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    Cardiac Glycosides Overdose

    Cardiovascular, Toxicology

    Last Updated Jul 09, 2018
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    • Digoxin (Lanoxin®) is a synthetic cardiac glycoside used in treatment of congestive heart failure, atrial fibrillation and flutter.
    • In Canada, digoxin is available as oral tablets, oral liquid and for intravenous injection.
    • Natural cardiac glycosides include digitoxin, digitalis-leaf or extract, and lanatoside C (extract of Digitalis lanata), various plants (e.g. foxglove, lily-of-the-valley, oleander), homeopathic, herbal and Ayurvedic medicine, and certain toad venoms (Bufo spp., sometimes found in Chinese remedies such as Chan Su, Kyushin, Lu-ShenWan).

    Signs and Symptoms

    • Toxicity can occur with acute or chronic
    • Chronic toxicity is more common in elderly patients with unrecognized impaired renal function, non-individualized digoxin dosage regimens, or interacting drugs.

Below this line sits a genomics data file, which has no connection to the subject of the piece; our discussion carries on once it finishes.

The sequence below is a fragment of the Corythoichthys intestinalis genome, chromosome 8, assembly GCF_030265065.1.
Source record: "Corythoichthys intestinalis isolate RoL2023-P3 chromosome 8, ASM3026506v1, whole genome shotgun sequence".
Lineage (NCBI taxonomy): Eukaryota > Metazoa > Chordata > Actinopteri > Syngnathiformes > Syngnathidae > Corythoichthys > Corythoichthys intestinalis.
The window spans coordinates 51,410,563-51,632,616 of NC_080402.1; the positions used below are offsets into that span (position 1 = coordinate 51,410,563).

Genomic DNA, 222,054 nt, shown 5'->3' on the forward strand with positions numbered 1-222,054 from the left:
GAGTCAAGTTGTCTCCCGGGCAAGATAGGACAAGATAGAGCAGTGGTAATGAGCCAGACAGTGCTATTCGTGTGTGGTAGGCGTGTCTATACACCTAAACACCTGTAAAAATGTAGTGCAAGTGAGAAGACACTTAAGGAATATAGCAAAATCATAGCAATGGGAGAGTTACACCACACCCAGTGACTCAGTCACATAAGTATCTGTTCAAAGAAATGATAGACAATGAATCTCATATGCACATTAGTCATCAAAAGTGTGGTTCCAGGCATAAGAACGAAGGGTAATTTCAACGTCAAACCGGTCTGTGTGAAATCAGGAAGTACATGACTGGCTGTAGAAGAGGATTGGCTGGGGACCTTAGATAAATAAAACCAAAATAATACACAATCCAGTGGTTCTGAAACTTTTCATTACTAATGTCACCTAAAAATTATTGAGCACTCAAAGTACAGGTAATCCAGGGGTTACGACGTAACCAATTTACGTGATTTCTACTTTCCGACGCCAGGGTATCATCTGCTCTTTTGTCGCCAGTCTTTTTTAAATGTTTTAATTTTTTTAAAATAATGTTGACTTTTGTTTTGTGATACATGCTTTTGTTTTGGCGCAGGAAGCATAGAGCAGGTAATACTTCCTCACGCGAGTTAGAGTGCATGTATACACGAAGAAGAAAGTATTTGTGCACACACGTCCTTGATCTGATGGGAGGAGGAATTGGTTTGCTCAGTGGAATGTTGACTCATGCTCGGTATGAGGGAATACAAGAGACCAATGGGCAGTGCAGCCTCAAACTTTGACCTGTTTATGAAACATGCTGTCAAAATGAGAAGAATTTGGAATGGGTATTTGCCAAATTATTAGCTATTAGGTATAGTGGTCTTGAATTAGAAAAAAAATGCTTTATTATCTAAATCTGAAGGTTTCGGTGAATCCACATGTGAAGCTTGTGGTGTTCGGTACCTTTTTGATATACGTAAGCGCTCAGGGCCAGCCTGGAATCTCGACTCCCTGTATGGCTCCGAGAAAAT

• Acute toxicity may be seen after intentional overdose, exposure to cardiac glycoside-containing plants or remedies, or iatrogenic errors.

    Cardiac signs and symptoms

    • Common: Bradycardia (can be severe), all degrees of heart block, almost any type of atrial or ventricular dysrhythmia.
    • Less common: Asystole and/or cardiac arrest can occur in severe cases.

    Non-cardiac signs and symptoms

    • Common: GI symptoms (nausea and vomiting), confusion, disorientation.
    • Uncommon: Visual disturbances.

    Laboratory abnormalities